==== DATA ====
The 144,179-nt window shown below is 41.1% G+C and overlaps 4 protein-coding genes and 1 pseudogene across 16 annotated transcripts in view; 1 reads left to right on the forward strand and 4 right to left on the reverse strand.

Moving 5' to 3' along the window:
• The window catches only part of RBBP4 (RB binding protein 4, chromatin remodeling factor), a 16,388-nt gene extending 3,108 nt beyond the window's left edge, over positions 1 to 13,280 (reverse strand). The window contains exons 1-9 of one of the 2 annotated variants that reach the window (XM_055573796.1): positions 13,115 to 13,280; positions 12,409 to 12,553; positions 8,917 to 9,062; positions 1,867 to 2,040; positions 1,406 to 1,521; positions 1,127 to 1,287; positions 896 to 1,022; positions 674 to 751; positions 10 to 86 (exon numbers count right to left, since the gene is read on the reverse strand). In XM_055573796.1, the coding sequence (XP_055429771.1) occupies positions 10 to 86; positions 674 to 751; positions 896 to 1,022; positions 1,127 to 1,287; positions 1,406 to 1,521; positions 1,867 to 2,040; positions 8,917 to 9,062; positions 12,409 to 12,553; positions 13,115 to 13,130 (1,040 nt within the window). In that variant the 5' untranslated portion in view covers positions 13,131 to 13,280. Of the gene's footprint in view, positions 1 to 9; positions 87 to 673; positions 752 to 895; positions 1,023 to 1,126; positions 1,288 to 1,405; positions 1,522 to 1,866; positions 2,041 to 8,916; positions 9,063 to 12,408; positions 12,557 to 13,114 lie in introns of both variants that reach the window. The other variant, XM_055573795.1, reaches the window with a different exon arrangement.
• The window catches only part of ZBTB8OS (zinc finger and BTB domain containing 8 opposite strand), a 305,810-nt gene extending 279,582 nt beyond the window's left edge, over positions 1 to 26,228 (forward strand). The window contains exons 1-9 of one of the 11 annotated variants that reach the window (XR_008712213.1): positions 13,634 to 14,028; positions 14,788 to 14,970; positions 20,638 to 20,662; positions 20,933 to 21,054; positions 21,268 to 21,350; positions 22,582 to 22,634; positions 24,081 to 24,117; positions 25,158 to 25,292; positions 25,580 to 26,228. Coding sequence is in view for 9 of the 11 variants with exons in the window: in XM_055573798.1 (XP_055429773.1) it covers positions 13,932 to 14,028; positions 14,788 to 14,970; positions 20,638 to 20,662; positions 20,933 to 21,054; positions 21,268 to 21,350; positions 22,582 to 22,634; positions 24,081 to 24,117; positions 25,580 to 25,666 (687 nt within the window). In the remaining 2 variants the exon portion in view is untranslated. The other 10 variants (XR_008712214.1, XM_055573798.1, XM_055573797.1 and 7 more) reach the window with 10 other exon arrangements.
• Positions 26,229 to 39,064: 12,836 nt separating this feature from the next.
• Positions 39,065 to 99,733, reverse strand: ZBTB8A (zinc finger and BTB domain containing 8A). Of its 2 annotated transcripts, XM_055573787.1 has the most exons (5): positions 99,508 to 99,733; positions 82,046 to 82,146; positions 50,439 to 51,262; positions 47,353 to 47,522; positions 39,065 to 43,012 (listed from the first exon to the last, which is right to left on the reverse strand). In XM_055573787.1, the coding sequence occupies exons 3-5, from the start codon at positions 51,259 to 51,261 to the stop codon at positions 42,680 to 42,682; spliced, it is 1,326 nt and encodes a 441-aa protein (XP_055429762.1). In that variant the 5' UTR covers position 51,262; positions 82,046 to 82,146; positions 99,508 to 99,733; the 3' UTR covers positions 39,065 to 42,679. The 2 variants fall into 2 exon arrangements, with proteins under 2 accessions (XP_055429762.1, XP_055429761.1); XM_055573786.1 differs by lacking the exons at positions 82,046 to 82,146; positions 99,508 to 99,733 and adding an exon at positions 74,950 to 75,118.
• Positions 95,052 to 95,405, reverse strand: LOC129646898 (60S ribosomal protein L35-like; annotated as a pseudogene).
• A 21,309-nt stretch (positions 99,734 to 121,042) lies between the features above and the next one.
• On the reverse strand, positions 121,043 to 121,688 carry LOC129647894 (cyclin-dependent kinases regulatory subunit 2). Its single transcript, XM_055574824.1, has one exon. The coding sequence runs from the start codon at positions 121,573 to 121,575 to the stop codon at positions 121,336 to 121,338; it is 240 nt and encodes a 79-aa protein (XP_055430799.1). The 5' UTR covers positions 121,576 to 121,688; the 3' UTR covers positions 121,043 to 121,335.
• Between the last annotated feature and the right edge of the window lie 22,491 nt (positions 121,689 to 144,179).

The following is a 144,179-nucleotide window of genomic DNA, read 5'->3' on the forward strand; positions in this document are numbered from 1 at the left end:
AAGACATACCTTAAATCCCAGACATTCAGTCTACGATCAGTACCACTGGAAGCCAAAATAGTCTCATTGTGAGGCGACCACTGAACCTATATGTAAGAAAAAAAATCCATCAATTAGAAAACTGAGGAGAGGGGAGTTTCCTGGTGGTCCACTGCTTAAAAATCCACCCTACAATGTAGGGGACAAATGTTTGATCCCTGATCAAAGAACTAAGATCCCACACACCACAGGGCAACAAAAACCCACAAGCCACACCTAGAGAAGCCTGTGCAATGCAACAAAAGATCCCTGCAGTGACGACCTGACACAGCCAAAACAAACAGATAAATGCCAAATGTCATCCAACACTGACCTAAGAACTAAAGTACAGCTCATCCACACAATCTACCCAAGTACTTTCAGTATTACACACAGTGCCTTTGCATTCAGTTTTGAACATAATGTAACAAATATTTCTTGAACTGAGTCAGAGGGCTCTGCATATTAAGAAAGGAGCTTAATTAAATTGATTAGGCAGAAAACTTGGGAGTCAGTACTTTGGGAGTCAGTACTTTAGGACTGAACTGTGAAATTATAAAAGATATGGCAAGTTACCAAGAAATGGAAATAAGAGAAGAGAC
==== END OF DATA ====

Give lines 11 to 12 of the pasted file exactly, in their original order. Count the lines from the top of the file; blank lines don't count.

The following is a 144,179-nucleotide window of genomic DNA, read 5'->3' on the forward strand; positions in this document are numbered from 1 at the left end:
AAGACATACCTTAAATCCCAGACATTCAGTCTACGATCAGTACCACTGGAAGCCAAAATAGTCTCATTGTGAGGCGACCACTGAACCTATATGTAAGAAAAAAAATCCATCAATTAGAAAACTGAGGAGAGGGGAGTTTCCTGGTGGTCCACTGCTTAAAAATCCACCCTACAATGTAGGGGACAAATGTTTGATCCCTGATCAAAGAACTAAGATCCCACACACCACAGGGCAACAAAAACCCACAAGCCACACCTAGAGAAGCCTGTGCAATGCAACAAAAGATCCCTGCAGTGACGACCTGACACAGCCAAAACAAACAGATAAATGCCAAATGTCATCCAACACTGACCTAAGAACTAAAGTACAGCTCATCCACACAATCTACCCAAGTACTTTCAGTATTACACACAGTGCCTTTGCATTCAGTTTTGAACATAATGTAACAAATATTTCTTGAACTGAGTCAGAGGGCTCTGCATATTAAGAAAGGAGCTTAATTAAATTGATTAGGCAGAAAACTTGGGAGTCAGTACTTTGGGAGTCAGTACTTTAGGACTGAACTGTGAAATTATAAAAGATATGGCAAGTTACCAAGAAATGGAAATAAGAGAAGAGAC